Postcard from Cadiz, Spain: Palm Sunday floats sway through the streets

His reputation preceded him. When Jesus rode into Jerusalem astride a donkey, his miraculous raising of Lazarus from the dead was fresh in the minds of many. They swarmed into the streets to greet Hosanna, paving his way with palms and even their cloaks.

Jesus’ progress probably was faster then than when he was waiting. Waiting. Waiting outside the door of the Cathedral in Cadiz for yet one more procession to commence.

A lot of waiting is involved for all participating in the processions commemorating Domingo de Ramos, or Palm Sunday. The dirges are slow-paced. And the costaleros porting the heavy floats on the back of their necks need breaks, as their duty lasts for hours and hours.

Upon re-levitatating the pasos following the brief “restful” squats, the team of about 40 porters are greeted with applause by the faithful lining the streets. Hoisting these ornate beauties is a major feat, as some weigh in at more than 4,000 pounds. It was not surprising to witness a mother peeking under a skirt of a float at rest to check on the health of her son.

The capirotes, tall caps funneling messages to the heavens, worn by the nazarenos appear a bit uncomfortable for the participants struggling to keep the holes aligned with their eyes. Some of the penitents bare their feet to help them identify with the suffering Jesus endured during the week following his initial triumphal entry into Jerusalem.

The videos are not action-packed but will give you a feel for the swaying motion of the men carrying the pasos and the accompanying music. A large percentage of the population in Cadiz must grow up playing horns.

The processions from various churches to and from the Cathedral last most of the day. Drums still echoed down the street hours after sundown.

Postcard from Andalucia, Spain: Marching toward Semana Santa

It takes a certain build to be able to port an immense paso, or float, through the streets for the numerous processions that will be held during Semana Santa, or Holy Week. Teams of costaleros, the bearers of the floats, must all be of about the same height and have strong necks.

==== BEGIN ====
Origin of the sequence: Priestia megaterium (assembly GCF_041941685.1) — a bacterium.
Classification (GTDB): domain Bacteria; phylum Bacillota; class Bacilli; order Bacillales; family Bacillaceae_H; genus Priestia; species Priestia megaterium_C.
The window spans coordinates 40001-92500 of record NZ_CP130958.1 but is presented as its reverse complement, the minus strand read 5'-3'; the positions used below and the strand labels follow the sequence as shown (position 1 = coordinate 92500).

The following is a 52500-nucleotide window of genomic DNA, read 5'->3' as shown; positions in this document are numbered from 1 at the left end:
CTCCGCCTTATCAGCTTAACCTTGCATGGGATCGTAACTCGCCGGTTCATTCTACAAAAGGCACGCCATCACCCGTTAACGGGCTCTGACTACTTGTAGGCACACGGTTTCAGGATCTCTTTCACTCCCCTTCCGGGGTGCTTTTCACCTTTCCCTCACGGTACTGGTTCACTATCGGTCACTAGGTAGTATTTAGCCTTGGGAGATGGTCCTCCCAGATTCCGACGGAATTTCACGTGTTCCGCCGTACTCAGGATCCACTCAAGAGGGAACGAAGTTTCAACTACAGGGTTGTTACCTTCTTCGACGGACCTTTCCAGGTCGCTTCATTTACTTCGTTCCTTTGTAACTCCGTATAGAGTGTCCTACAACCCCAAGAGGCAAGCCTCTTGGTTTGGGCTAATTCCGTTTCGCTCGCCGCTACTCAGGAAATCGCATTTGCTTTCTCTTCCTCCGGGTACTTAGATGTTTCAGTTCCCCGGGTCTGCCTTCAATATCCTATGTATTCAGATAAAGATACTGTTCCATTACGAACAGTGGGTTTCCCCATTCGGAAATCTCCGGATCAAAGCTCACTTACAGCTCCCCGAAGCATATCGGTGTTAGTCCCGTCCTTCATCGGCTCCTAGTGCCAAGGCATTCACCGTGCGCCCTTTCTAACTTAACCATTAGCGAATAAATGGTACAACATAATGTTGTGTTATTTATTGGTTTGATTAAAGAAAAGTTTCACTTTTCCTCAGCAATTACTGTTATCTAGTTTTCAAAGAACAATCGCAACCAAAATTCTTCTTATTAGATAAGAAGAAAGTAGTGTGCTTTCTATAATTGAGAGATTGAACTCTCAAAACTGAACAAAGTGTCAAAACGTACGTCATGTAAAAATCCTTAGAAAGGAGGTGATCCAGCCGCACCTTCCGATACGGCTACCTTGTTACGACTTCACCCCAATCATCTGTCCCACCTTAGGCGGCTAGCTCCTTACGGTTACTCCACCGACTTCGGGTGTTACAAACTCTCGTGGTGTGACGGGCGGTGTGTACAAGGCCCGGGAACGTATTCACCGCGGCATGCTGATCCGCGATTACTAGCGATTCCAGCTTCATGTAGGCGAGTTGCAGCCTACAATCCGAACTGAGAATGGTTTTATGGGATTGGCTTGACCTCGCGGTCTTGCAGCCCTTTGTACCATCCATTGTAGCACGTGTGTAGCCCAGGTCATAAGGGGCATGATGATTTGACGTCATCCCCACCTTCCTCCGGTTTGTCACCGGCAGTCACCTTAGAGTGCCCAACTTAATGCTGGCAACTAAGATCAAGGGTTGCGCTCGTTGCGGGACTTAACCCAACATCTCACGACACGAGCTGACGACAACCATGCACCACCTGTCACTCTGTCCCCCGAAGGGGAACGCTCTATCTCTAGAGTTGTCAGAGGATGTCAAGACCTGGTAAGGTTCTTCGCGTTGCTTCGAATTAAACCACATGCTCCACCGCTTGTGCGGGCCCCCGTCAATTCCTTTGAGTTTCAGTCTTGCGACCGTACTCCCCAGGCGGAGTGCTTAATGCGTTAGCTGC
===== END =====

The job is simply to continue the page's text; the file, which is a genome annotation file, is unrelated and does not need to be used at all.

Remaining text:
Costaleros are often encountered at practice, as above, with a training base topped with cinder blocks. Rewarding beer breaks appear part of the team-building practice. As the floats are assembled by members of the church confradias, or brotherhoods, what the porters carry becomes increasingly more elaborate.

In the early evening leading up to Holy Week in Sevilla, almost every church throws open their doors for the faithful to file through to view the heavily gilded pasos.

Ornately crowned Virgens appear front and center in displays in numerous shops, but the most tantalizing windows are those of La Campana, a confectionary store operating in Sevilla since 1885. Chocolate and bon bon Nazarenos parade side by side next to elaborately crafted candied pasos. Could not help wondering about the proper etiquette for eating a chocolate Nazareno. Feet first? The way I used to nibble at chocolate rabbits when Mother wasn’t looking, thinking she would assume the bunnies merely were sinking deeper in the shiny green grass of the basket?

Last evening found us in Cadiz for processions of penitentes slowly, dirge-like slowly, marching to mark Viernes de Pasion, or Viernes de Dolores, the final Friday of Lent commemorating the suffering of the grieving Virgin Mary. Wearing their signature capirotes, hoods with tall points revealing only their eyes, the figures appeared quite grim.

Guilty confession: dinner summoned us before any actual pasos appeared heading our way along the crowded narrow streets. There were a lot of penitentes in the advance guard.

 

Postcard from Oaxaca, Mexico: Hasta la proxima vez

Posting the remaining images reflecting a pleasant few weeks spent in Oaxaca….

The blog needs to dash off to reach Spain in time for Semana Santa.